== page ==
Saturday, September 26, 2015

Wicomico County to End Speed Camera Contract

Wicomico County will not renew its speed camera contract, according to an article in

Wicomico County Executive Bob Culver said that the county contract with Redspeed will not be renewed after it expires in December.  According to DelmarvaNow:
"Culver said drivers have changed their habits and the Wicomico County cameras are no longer making money like they used to. The money that came in would go toward public safety, he said." 
Wicomico's program was far smaller than speed camera programs run by more populous jurisdictions such as Montgomery, Prince George's, or Howard County.   Monthly revenues from the program peaked in the summer of 2013.  But by FY2015-2016 revenues had shriveled up to the point where the county only projected to bring in $35,000 for the year, according to the county budget.

Wicomoco County began their program in 2012.  A 2014 audit off the program showed that ticket revenues showed a marked, unexplained increase in the summer of 2013.  In November of 2013, the vendor issued a refund from a number of citations after a number of local school teachers claimed to have received erroneous citations.  Redspeed provided the following explanation for that refund:

Wicomico's contract with Redspeed was originally a per-ticket arrangement commonly referred to as a "bounty system".   The 2014 audit revealed that the this arrangement was changed in 2013 to avoid "the appearance of a bounty system".   However in fact what they did was merely break the single per-ticket fee into four separate per-ticket fee, meaning that they were paying the vendor exactly the same amount per ticket after the change and were still paying based on ticket volume regardless of the "appearance" they were attempting to present.

While the county is set to end their program for now, they are reserving the right to bring them back in the future.  Meanwhile the City of Salisbury will continue using speed cameras.  Salisbury's cameras, unlike Wicomico's, have been bringing in revenue.  Salisbury reported to have generated $768,000 from speed cameras in the last fiscal year, according to WBOC.

Sunday, September 20, 2015

More Traffic Ticket Troubles For Montgomery County Council Member

A Montgomery County lawmaker found himself on the wrong side of the law yet again, as Maryland court records show that Council member Craig Rice received two traffic tickets this past August.

In December 2013, it was reported that Montgomery County Council member Craig Rice had run up over $1000 worth of unpaid traffic and parking tickets before being confronted by the press.   Mr Rice was apparently cited for traffic violations yet again this summer, when court records show that Mr Rice received citations for speeding and “changing lanes when unsafe”while in Ocean City Maryland on August 13.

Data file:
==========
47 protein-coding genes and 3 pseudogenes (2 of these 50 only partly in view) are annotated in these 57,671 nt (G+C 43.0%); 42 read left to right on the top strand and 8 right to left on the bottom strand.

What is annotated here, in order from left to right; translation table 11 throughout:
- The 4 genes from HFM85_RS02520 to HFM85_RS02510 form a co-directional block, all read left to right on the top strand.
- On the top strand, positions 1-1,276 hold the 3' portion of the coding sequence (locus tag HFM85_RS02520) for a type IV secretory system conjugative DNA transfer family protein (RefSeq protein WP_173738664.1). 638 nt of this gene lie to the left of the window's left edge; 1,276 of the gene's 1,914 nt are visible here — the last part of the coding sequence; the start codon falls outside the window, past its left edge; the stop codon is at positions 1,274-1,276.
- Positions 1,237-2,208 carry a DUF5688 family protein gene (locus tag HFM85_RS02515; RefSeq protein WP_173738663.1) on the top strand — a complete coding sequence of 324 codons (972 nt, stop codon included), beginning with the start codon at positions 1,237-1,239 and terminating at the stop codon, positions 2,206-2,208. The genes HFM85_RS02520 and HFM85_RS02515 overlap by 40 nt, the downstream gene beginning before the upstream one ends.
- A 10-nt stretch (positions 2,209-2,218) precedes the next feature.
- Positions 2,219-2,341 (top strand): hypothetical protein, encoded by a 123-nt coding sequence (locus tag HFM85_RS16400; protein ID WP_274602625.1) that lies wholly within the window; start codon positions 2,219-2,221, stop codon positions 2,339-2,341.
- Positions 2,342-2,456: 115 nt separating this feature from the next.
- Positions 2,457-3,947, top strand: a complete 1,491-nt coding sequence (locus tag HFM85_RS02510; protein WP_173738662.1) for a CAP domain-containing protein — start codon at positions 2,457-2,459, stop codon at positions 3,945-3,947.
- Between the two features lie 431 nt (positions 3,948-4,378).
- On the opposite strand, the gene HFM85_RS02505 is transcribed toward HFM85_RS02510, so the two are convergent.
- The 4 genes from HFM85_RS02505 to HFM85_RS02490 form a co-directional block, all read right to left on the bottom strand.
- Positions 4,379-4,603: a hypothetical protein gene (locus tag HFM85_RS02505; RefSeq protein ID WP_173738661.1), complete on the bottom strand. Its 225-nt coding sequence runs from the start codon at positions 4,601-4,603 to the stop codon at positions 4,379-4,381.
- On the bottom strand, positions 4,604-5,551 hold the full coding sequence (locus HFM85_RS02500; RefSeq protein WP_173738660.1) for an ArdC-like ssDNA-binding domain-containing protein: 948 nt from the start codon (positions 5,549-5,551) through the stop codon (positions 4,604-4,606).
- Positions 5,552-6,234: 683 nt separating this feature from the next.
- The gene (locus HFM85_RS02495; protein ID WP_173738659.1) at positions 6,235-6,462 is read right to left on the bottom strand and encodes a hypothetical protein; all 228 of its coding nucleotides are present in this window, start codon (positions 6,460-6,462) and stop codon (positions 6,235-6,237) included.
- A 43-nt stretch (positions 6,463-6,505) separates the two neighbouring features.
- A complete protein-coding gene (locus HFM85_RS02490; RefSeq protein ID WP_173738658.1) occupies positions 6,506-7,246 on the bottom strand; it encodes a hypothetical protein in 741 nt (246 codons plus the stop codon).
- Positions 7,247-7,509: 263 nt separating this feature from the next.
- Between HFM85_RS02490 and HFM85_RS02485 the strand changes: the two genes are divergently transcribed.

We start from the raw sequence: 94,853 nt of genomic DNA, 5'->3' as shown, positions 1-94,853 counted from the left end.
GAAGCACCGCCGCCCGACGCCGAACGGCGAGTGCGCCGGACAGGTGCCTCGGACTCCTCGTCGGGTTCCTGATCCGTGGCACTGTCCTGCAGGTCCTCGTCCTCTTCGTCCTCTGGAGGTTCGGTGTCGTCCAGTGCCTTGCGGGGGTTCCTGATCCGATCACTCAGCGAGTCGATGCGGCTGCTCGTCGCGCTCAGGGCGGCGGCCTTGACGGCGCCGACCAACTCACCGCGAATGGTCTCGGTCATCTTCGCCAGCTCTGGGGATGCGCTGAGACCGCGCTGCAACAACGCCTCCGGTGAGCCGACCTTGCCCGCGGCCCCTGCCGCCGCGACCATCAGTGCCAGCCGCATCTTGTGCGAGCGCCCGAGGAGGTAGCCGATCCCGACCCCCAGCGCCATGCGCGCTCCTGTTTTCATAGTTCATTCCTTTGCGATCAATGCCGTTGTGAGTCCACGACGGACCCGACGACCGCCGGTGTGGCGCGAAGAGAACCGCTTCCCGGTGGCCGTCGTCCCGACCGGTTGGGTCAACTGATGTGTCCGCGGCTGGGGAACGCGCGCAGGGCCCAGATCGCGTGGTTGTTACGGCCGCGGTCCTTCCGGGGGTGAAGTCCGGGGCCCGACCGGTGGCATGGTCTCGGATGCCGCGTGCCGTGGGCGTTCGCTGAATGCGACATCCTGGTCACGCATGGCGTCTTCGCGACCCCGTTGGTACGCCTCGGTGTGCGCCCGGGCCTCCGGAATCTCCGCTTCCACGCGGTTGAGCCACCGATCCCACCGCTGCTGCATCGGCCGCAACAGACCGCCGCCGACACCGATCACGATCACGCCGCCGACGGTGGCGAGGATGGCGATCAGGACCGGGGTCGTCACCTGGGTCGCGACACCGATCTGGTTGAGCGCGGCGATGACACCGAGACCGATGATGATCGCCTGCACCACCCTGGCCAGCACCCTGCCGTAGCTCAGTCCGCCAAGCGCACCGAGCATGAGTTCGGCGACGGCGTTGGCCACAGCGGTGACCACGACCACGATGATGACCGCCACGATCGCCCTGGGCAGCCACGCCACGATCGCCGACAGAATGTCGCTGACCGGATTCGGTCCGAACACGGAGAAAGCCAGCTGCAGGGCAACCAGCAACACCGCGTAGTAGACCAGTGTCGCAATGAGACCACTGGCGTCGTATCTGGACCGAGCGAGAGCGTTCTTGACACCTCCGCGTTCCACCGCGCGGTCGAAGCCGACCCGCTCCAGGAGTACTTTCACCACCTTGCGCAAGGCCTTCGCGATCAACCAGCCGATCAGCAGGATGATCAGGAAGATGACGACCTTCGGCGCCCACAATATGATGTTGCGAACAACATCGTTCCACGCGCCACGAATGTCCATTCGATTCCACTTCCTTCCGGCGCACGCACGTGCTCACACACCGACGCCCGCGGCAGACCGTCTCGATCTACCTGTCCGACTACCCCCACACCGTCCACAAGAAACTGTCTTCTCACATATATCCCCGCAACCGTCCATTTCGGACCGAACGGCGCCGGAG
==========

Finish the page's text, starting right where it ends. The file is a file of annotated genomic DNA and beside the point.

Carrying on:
The court records show that Mr Rice plead guilty to driving 50mph in a 35mph zone, more than 40% over the legally posted speed limit.

Council Member Craig Rice:
Chronic Traffic Violator and Hypocrite
At the time when WJLA confronted Mr Rice about unpaid traffic citations in 2013, DC's traffic violation system showed citations for a speed camera ticket and parking fines, which he paid after being confronted by reporters.  According to Maryland Court records, Mr Rice had previously received citations for "EXCEEDING MAXIMUM SPEED: 44 MPH IN A POSTED 35 MPH ZONE' in 2012, and a " FAILURE TO OBEY PROPERLY PLACED TRAFFIC CONTROL DEVICE INSTRUCTIONS" in 2013, as well as 2 prior traffic violations from 2011 which have since been purged from the court system.

Mr Rice had also caught flack for illegal parking in DC back in 2009.

Mr Rice has been a supporter of Montgomery County's automated traffic enforcement program.  Council Member Rice has repeatedly refused to respond to questions from the editor of the Maryland Drivers Alliance website (who is a resident of his district) about the county's program.

Saturday, September 19, 2015

The Elephant In the Room on Regional Traffic: New Potomac River Crossing Off The Table for Maryland

Transportation Planners in Maryland and Virginia continue to be at odds about the prospect of a new Potomac River Crossing.  Leaders in Virginia have long been calling for a new bridge, however officials in Maryland and particularly Montgomery County have kept this off the table.

Virginia has again been looking closely at the issue, claiming that a new bridge is necessary to support future economic growth and address traffic concerns.  But Montgomery County officials and many residents have claimed that a new crossing would increase sprawl.  From Virginia's perspective their hands are largely tied, since Maryland and DC actually own the river.  As past efforts to open a dialog with Maryland about a new crossing have gone nowhere, Virginia is now looking at the possibility of extending the I-495 express lanes over the American Legion Bridge as a possible alternative solution.